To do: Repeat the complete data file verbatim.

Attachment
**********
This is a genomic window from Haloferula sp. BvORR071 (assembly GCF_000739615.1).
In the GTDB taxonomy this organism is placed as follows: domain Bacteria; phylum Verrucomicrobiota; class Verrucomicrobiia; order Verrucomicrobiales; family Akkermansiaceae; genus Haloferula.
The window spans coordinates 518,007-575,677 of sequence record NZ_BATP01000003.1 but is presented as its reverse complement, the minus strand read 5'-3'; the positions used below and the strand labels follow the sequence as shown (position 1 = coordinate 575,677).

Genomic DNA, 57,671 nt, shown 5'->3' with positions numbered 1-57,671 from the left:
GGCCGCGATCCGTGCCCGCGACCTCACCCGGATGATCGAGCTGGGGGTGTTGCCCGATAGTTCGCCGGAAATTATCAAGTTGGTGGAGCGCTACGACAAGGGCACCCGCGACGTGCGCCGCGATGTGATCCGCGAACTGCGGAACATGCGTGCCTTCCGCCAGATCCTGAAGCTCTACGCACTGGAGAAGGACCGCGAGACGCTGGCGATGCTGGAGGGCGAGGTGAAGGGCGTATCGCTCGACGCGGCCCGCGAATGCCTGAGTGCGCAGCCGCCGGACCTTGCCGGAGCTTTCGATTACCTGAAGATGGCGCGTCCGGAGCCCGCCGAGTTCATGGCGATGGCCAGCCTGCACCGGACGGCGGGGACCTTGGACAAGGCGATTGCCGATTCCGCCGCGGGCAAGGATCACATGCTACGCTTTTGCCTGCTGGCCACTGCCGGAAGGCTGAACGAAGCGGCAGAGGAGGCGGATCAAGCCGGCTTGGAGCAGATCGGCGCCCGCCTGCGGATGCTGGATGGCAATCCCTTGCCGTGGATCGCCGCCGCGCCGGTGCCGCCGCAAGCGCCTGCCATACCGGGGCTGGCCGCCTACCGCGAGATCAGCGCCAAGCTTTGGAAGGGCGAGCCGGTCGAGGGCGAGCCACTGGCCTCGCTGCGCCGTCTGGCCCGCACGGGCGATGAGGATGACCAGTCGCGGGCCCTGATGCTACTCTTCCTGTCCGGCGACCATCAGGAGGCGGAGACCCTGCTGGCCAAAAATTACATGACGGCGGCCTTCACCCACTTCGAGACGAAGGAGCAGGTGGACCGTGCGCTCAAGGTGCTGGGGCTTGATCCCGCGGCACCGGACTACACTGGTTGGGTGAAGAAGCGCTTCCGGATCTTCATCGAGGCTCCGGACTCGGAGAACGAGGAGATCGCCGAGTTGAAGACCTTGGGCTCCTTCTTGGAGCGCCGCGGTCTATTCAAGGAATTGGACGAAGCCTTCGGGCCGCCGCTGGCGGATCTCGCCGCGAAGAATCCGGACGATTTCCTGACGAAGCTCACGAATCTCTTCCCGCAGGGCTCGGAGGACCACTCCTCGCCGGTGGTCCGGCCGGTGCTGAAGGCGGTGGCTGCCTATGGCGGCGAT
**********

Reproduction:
This is a genomic window from Haloferula sp. BvORR071 (assembly GCF_000739615.1).
In the GTDB taxonomy this organism is placed as follows: domain Bacteria; phylum Verrucomicrobiota; class Verrucomicrobiia; order Verrucomicrobiales; family Akkermansiaceae; genus Haloferula.
The window spans coordinates 518,007-575,677 of sequence record NZ_BATP01000003.1 but is presented as its reverse complement, the minus strand read 5'-3'; the positions used below and the strand labels follow the sequence as shown (position 1 = coordinate 575,677).

Genomic DNA, 57,671 nt, shown 5'->3' with positions numbered 1-57,671 from the left:
GGCCGCGATCCGTGCCCGCGACCTCACCCGGATGATCGAGCTGGGGGTGTTGCCCGATAGTTCGCCGGAAATTATCAAGTTGGTGGAGCGCTACGACAAGGGCACCCGCGACGTGCGCCGCGATGTGATCCGCGAACTGCGGAACATGCGTGCCTTCCGCCAGATCCTGAAGCTCTACGCACTGGAGAAGGACCGCGAGACGCTGGCGATGCTGGAGGGCGAGGTGAAGGGCGTATCGCTCGACGCGGCCCGCGAATGCCTGAGTGCGCAGCCGCCGGACCTTGCCGGAGCTTTCGATTACCTGAAGATGGCGCGTCCGGAGCCCGCCGAGTTCATGGCGATGGCCAGCCTGCACCGGACGGCGGGGACCTTGGACAAGGCGATTGCCGATTCCGCCGCGGGCAAGGATCACATGCTACGCTTTTGCCTGCTGGCCACTGCCGGAAGGCTGAACGAAGCGGCAGAGGAGGCGGATCAAGCCGGCTTGGAGCAGATCGGCGCCCGCCTGCGGATGCTGGATGGCAATCCCTTGCCGTGGATCGCCGCCGCGCCGGTGCCGCCGCAAGCGCCTGCCATACCGGGGCTGGCCGCCTACCGCGAGATCAGCGCCAAGCTTTGGAAGGGCGAGCCGGTCGAGGGCGAGCCACTGGCCTCGCTGCGCCGTCTGGCCCGCACGGGCGATGAGGATGACCAGTCGCGGGCCCTGATGCTACTCTTCCTGTCCGGCGACCATCAGGAGGCGGAGACCCTGCTGGCCAAAAATTACATGACGGCGGCCTTCACCCACTTCGAGACGAAGGAGCAGGTGGACCGTGCGCTCAAGGTGCTGGGGCTTGATCCCGCGGCACCGGACTACACTGGTTGGGTGAAGAAGCGCTTCCGGATCTTCATCGAGGCTCCGGACTCGGAGAACGAGGAGATCGCCGAGTTGAAGACCTTGGGCTCCTTCTTGGAGCGCCGCGGTCTATTCAAGGAATTGGACGAAGCCTTCGGGCCGCCGCTGGCGGATCTCGCCGCGAAGAATCCGGACGATTTCCTGACGAAGCTCACGAATCTCTTCCCGCAGGGCTCGGAGGACCACTCCTCGCCGGTGGTCCGGCCGGTGCTGAAGGCGGTGGCTGCCTATGGCGGCGAT